‘I’m not that stupid,’ says Prince of Wales
Prince Charles has said he would stop meddling in fields like architecture and politics if he becomes king.
The heir to the throne told a TV documentary to mark his 70th birthday: “I’m not that stupid.”
But he defended his record as an activist on subjects close to his heart.
In Prince, Son and Heir: Charles at 70, which is due to air at 9pm tonight on BBC1, he will say it was “nonsense” to think he would carry on campaigning.
He said there was room for only one monarch at a time and said his role would change if and when he succeeded his mother.
But he added: “If it’s meddling to worry about the inner cities, as I did 40 years ago, then – if that’s meddling – I’m proud of it.”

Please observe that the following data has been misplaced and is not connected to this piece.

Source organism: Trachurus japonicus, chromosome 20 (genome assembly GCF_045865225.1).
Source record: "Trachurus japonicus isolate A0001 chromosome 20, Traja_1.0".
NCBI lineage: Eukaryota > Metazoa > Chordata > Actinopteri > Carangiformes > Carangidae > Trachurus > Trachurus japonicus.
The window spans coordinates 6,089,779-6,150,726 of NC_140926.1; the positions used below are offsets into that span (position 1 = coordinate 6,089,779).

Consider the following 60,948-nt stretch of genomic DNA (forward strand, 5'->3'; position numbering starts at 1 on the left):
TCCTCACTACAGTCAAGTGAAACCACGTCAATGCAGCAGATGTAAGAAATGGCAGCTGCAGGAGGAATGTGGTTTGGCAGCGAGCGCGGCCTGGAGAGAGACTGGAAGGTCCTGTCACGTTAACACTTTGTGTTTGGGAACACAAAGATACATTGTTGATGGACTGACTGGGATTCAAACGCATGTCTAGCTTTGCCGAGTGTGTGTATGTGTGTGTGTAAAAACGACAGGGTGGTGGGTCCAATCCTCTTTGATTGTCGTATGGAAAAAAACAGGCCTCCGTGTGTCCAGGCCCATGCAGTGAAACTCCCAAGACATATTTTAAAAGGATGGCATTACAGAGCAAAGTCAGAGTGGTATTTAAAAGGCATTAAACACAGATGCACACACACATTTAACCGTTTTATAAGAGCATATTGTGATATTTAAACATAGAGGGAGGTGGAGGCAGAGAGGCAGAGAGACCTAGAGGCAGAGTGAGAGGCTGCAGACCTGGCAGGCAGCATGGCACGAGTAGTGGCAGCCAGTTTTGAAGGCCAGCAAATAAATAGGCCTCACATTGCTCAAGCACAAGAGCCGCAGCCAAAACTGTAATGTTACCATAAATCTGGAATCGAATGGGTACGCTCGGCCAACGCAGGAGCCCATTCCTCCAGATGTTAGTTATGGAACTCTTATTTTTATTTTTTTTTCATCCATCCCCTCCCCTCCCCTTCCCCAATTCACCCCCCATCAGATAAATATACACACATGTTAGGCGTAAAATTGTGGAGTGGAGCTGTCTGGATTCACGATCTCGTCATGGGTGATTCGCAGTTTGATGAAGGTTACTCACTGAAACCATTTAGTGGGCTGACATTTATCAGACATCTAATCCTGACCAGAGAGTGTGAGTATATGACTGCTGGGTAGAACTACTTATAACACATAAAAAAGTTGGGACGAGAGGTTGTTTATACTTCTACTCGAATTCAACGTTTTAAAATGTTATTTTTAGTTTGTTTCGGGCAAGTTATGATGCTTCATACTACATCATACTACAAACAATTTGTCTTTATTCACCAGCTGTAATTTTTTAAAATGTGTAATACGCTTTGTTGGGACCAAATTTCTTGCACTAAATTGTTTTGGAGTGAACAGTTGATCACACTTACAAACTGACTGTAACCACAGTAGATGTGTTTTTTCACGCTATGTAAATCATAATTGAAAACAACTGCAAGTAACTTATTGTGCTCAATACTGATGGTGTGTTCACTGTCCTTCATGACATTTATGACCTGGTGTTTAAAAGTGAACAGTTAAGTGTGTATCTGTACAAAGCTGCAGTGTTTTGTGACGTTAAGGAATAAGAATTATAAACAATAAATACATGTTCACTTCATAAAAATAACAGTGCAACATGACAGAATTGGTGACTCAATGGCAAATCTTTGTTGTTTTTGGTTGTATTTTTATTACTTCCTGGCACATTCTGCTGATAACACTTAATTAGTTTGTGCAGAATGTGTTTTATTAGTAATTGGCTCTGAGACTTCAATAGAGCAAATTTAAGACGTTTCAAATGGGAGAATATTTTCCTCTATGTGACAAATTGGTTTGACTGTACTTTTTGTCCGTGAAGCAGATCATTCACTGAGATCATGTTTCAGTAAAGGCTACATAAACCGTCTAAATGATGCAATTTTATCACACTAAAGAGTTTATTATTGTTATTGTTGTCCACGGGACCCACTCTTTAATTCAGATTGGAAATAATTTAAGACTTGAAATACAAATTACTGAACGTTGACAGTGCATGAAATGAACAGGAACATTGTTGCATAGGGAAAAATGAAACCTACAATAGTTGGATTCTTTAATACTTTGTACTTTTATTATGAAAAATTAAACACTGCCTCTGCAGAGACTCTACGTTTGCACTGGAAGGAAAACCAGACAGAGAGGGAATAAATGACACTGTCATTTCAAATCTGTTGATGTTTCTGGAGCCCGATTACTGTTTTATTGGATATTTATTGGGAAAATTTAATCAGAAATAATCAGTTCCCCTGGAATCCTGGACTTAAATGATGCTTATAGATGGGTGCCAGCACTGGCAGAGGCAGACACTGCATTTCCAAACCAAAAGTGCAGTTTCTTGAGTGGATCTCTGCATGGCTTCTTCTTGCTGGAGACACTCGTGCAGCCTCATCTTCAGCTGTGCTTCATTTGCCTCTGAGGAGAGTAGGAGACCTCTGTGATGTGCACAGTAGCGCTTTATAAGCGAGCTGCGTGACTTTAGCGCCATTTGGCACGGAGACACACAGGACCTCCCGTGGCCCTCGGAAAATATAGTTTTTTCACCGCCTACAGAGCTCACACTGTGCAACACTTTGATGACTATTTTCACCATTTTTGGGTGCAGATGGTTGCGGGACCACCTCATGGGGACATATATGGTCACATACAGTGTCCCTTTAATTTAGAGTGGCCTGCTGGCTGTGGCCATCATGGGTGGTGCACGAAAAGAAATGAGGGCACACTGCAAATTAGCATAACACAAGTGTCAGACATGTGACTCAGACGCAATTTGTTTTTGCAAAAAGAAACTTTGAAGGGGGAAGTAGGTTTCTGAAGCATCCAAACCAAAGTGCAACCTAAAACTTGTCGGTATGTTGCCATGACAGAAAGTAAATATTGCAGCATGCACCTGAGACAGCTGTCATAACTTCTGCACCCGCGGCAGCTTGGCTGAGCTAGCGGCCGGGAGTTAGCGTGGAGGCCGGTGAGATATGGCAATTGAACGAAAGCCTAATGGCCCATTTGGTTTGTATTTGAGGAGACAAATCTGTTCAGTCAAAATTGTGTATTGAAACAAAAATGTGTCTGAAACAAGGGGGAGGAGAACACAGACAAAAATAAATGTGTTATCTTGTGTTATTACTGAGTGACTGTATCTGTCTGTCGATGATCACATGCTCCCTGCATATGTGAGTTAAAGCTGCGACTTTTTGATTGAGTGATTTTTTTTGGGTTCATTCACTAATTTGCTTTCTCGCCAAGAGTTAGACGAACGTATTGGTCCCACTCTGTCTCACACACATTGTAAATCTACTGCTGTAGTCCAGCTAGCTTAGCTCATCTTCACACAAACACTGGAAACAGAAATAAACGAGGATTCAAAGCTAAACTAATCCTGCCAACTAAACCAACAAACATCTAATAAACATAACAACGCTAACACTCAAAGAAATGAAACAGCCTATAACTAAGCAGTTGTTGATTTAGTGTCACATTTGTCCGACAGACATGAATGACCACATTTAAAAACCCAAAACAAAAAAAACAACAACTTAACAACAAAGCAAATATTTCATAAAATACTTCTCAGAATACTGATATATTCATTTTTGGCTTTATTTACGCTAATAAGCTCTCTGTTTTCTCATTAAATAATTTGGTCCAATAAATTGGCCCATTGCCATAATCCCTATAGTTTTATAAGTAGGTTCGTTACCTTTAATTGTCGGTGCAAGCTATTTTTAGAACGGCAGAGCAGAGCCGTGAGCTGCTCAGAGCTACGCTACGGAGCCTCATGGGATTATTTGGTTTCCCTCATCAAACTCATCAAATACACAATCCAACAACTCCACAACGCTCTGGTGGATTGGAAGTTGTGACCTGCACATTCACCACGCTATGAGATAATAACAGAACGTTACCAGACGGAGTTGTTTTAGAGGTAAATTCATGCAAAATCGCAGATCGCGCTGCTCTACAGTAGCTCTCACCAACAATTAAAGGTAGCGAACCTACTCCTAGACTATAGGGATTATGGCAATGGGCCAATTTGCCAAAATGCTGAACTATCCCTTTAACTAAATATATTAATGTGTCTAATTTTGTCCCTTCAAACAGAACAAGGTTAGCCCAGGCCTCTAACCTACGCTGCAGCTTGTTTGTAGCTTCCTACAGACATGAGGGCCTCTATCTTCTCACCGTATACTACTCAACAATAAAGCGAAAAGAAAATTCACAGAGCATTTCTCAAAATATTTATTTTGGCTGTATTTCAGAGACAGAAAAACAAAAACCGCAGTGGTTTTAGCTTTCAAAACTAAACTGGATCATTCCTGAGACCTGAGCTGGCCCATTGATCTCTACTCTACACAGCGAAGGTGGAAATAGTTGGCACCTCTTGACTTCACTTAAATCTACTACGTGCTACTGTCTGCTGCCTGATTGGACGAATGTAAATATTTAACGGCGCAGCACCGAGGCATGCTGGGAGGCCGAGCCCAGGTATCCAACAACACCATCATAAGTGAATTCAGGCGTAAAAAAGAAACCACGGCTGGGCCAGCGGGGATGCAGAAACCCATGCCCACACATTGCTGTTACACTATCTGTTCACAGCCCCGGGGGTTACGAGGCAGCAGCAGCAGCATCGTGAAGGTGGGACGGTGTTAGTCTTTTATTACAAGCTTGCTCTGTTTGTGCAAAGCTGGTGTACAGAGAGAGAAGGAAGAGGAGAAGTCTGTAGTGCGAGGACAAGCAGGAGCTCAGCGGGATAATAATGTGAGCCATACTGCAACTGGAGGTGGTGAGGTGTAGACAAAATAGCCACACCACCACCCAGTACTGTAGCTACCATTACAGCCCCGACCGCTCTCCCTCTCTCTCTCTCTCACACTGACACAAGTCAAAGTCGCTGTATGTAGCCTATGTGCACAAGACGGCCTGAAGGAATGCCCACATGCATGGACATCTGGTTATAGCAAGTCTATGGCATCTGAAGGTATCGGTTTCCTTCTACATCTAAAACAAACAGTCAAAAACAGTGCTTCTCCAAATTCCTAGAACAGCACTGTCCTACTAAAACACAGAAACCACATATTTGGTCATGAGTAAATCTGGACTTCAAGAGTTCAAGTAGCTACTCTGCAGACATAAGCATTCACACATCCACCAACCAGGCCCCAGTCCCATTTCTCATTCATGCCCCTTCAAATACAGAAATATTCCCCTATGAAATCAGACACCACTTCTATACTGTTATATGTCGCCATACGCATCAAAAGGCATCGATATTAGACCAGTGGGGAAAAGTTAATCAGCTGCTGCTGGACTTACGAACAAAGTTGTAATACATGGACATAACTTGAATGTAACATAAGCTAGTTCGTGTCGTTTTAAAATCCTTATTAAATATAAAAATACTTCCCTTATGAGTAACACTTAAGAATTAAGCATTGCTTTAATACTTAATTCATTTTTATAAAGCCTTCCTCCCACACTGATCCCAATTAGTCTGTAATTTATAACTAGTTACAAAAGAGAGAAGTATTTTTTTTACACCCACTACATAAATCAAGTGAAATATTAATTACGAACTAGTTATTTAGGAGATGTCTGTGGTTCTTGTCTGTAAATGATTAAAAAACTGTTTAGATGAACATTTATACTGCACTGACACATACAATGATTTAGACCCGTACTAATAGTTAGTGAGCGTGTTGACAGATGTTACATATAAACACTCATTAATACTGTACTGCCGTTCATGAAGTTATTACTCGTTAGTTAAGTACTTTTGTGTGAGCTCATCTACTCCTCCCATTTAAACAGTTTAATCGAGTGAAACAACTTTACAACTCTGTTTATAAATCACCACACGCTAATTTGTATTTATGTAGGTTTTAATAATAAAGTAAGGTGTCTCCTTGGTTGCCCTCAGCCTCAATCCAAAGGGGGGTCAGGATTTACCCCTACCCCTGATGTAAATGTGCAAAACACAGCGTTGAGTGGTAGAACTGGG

Charles is well known for his strong views and interventions on many subjects from farming to medicine. He has long been a divisive figure in architecture.
In the infamous “carbuncle” speech at the RIBA’s 150th anniversary celebration in 1984 he dealt a fatal blow to ABK’s winning proposal for the National Gallery extension.
He also told a City of London dinner at the Mansion House a few years later: “You have to give this much to the Luftwaffe, when it knocked down our buildings, it did not replace them with anything more offensive than rubble.”
More recently Richard Rogers blamed the prince for getting Rogers Stirk Harbour & Partners removed from Chelsea Barracks by having a quiet word with his counterparts in the Qatari royal family, following lobbying from Belgravia residents.